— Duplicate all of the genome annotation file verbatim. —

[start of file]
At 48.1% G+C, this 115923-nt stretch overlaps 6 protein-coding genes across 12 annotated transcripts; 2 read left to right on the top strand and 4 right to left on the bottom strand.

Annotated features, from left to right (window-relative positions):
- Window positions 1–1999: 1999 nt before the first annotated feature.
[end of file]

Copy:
At 48.1% G+C, this 115923-nt stretch overlaps 6 protein-coding genes across 12 annotated transcripts; 2 read left to right on the top strand and 4 right to left on the bottom strand.

Annotated features, from left to right (window-relative positions):
- Window positions 1–1999: 1999 nt before the first annotated feature.